Moose require habitat with adequate edible plants (e.g., pond grasses, young trees and shrubs), cover from predators, and protection from extremely hot or cold weather. Moose travel among different habitats with the seasons to address these requirements. Moose are cold-adapted mammals with thickened skin, dense, heat-retaining coat, and a low surface:volume ratio, which provides excellent cold tolerance but poor heat tolerance. Moose survive hot weather by accessing shade or cooling wind, or by immersion in cool water. In hot weather, moose are often found wading or swimming in lakes or ponds. When heat-stressed, moose may fail to adequately forage in summer and may not gain adequate body fat to survive the winter. Also, moose cows may not calve without adequate summer weight gain.
Moose avoid areas with little or no snow as this increases the risk of predation by wolves and avoid areas with deep snow, as this impairs mobility. Thus, moose select habitat on the basis of trade-offs between risk of predation, food availability, and snow depth.
With reintroduction of bison into boreal forest, there was some concern that bison would compete with moose for winter habitat, and thereby worsen the population decline of moose. However, this does not appear to be a problem. Moose prefer sub-alpine shrublands in early winter, while bison prefer wet sedge valley meadowlands in early-winter. In late-winter, moose prefer river valleys with deciduous forest cover or alpine terrain above the tree line, while bison preferred wet sedge meadowlands or sunny southern grassy slopes.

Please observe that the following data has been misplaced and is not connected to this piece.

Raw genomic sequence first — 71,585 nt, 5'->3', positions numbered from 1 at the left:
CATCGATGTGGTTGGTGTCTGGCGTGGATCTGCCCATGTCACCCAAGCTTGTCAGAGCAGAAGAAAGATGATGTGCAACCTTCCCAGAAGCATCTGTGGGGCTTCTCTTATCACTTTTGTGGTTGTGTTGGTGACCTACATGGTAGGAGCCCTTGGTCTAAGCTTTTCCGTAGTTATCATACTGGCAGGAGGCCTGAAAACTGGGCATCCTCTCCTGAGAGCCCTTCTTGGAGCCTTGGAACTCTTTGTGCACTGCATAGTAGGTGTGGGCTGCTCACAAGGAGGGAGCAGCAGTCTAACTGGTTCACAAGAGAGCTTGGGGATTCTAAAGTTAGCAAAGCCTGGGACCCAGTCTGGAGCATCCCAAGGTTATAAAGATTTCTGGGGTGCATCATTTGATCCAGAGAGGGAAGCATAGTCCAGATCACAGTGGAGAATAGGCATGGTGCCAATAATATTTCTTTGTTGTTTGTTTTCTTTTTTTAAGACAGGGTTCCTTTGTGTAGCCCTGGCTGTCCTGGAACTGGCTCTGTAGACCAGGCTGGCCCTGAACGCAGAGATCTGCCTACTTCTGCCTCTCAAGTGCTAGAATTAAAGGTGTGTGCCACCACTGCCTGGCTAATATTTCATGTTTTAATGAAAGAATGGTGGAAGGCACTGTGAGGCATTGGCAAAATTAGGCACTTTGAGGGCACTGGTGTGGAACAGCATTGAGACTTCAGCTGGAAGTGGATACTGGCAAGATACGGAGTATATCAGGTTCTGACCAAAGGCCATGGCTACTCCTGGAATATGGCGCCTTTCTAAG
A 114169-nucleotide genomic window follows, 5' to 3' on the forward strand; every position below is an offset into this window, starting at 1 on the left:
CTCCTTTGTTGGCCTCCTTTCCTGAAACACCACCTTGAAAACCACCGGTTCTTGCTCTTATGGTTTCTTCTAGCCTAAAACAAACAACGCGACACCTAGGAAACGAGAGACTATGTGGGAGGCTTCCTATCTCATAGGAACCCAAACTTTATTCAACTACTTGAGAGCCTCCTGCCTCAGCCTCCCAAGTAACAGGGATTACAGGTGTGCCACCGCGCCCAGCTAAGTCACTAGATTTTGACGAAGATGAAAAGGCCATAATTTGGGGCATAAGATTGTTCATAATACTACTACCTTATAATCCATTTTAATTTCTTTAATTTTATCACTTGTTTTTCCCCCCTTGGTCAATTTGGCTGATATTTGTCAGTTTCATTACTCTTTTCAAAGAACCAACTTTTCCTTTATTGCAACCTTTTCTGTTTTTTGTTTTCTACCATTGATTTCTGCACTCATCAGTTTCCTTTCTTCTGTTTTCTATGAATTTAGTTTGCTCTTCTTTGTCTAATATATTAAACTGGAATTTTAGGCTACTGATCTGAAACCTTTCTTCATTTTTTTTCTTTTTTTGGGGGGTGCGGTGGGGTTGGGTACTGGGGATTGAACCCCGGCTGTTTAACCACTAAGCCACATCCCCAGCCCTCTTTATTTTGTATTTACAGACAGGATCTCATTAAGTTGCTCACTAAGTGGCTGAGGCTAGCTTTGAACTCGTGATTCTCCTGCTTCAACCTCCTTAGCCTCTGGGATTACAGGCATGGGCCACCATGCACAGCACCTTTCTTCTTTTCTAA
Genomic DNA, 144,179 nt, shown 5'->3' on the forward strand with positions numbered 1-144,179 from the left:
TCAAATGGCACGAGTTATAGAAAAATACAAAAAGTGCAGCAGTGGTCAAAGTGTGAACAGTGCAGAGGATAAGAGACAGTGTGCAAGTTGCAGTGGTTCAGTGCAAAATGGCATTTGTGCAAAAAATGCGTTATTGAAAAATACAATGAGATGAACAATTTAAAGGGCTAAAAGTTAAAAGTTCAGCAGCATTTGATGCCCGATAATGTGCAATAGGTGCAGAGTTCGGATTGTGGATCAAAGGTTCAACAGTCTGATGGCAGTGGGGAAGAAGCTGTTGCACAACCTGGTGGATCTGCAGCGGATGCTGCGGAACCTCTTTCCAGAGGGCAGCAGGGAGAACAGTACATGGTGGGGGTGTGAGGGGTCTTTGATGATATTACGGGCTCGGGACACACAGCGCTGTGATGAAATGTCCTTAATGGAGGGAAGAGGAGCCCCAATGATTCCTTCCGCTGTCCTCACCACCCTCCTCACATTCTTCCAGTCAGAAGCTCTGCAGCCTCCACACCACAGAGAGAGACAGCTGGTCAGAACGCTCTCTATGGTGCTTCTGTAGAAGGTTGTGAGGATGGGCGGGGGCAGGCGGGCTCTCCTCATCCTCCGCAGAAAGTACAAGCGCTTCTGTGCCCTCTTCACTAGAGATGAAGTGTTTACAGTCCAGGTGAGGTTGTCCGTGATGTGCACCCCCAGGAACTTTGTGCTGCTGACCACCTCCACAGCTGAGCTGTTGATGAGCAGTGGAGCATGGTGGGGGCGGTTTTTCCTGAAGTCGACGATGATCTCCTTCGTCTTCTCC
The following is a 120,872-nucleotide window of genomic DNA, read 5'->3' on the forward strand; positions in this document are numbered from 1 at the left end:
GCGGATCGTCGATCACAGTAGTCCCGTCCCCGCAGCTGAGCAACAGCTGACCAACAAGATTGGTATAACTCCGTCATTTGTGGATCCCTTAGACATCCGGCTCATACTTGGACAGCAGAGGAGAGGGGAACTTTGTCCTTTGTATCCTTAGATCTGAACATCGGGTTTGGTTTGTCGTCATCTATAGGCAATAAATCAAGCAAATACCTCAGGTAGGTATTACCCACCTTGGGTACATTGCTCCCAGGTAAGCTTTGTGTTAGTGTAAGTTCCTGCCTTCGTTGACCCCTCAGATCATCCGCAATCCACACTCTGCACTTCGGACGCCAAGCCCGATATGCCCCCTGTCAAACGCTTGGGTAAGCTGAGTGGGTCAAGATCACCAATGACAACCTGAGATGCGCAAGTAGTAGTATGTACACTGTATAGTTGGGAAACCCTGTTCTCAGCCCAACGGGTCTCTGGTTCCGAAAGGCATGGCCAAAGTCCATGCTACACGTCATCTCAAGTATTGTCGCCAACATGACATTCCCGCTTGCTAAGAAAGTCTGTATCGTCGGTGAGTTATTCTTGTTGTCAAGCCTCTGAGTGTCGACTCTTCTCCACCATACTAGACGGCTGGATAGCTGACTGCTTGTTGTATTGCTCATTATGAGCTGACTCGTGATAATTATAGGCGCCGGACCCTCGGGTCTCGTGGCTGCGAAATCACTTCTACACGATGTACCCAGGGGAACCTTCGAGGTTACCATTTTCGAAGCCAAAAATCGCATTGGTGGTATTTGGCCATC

A full-grown moose has few enemies except Siberian tigers (Panthera tigris altaica) which regularly prey on adult moose, but a pack of gray wolves (Canis lupus) can still pose a threat, especially to females with calves. Brown bears (Ursus arctos) are also known to prey on moose of various sizes, including many pregnant adult cows in some parts of Alaska and Scandinavia and even the rare bull moose, and are the only predator besides the wolf to attack moose both in Eurasia and North America.
However, brown bears are more likely to take over a wolf kill or to take young moose than to hunt adult moose on their own. American black bears (Ursus americanus) and cougars (Puma concolor) can be significant predators of moose calves in May and June and can, in rare instances, prey on adults (mainly cows rather than the larger bulls). Wolverine (Gulo gulo) are most likely to eat moose as carrion but have killed moose, including adults, when the large ungulates are weakened by harsh winter conditions.
Orcas (Orcinus orca, also known as killer whales) are the moose’s only known marine predator as they have been known to prey on moose swimming between islands out of North America’s Northwest Coast, however, there is at least one recorded instance of a moose preyed upon by a Greenland shark.